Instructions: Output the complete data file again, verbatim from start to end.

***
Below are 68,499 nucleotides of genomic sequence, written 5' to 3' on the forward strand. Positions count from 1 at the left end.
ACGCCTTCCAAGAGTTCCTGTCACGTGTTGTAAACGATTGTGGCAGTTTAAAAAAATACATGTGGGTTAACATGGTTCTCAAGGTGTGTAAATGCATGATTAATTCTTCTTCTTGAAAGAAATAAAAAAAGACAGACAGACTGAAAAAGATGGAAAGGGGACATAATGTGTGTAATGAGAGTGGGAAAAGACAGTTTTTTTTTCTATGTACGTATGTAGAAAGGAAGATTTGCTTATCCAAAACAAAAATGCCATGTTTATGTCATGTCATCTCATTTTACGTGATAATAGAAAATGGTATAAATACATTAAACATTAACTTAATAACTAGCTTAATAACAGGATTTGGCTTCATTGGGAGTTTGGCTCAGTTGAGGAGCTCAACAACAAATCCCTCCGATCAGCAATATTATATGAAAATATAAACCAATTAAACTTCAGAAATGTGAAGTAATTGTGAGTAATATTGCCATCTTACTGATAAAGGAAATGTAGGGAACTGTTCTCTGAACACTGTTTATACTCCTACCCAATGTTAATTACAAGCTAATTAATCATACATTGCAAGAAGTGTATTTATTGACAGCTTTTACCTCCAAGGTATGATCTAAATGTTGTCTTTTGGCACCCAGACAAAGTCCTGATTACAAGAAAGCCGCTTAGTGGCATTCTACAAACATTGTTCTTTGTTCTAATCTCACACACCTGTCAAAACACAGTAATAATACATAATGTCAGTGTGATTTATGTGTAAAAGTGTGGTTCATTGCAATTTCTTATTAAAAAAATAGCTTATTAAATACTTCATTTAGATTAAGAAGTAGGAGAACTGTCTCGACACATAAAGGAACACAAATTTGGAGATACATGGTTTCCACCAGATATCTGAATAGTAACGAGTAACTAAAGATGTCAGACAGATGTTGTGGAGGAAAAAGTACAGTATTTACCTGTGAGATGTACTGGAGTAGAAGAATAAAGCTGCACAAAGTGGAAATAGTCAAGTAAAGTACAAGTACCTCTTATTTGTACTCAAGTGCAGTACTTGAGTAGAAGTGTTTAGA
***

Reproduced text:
Below are 68,499 nucleotides of genomic sequence, written 5' to 3' on the forward strand. Positions count from 1 at the left end.
ACGCCTTCCAAGAGTTCCTGTCACGTGTTGTAAACGATTGTGGCAGTTTAAAAAAATACATGTGGGTTAACATGGTTCTCAAGGTGTGTAAATGCATGATTAATTCTTCTTCTTGAAAGAAATAAAAAAAGACAGACAGACTGAAAAAGATGGAAAGGGGACATAATGTGTGTAATGAGAGTGGGAAAAGACAGTTTTTTTTTCTATGTACGTATGTAGAAAGGAAGATTTGCTTATCCAAAACAAAAATGCCATGTTTATGTCATGTCATCTCATTTTACGTGATAATAGAAAATGGTATAAATACATTAAACATTAACTTAATAACTAGCTTAATAACAGGATTTGGCTTCATTGGGAGTTTGGCTCAGTTGAGGAGCTCAACAACAAATCCCTCCGATCAGCAATATTATATGAAAATATAAACCAATTAAACTTCAGAAATGTGAAGTAATTGTGAGTAATATTGCCATCTTACTGATAAAGGAAATGTAGGGAACTGTTCTCTGAACACTGTTTATACTCCTACCCAATGTTAATTACAAGCTAATTAATCATACATTGCAAGAAGTGTATTTATTGACAGCTTTTACCTCCAAGGTATGATCTAAATGTTGTCTTTTGGCACCCAGACAAAGTCCTGATTACAAGAAAGCCGCTTAGTGGCATTCTACAAACATTGTTCTTTGTTCTAATCTCACACACCTGTCAAAACACAGTAATAATACATAATGTCAGTGTGATTTATGTGTAAAAGTGTGGTTCATTGCAATTTCTTATTAAAAAAATAGCTTATTAAATACTTCATTTAGATTAAGAAGTAGGAGAACTGTCTCGACACATAAAGGAACACAAATTTGGAGATACATGGTTTCCACCAGATATCTGAATAGTAACGAGTAACTAAAGATGTCAGACAGATGTTGTGGAGGAAAAAGTACAGTATTTACCTGTGAGATGTACTGGAGTAGAAGAATAAAGCTGCACAAAGTGGAAATAGTCAAGTAAAGTACAAGTACCTCTTATTTGTACTCAAGTGCAGTACTTGAGTAGAAGTGTTTAGA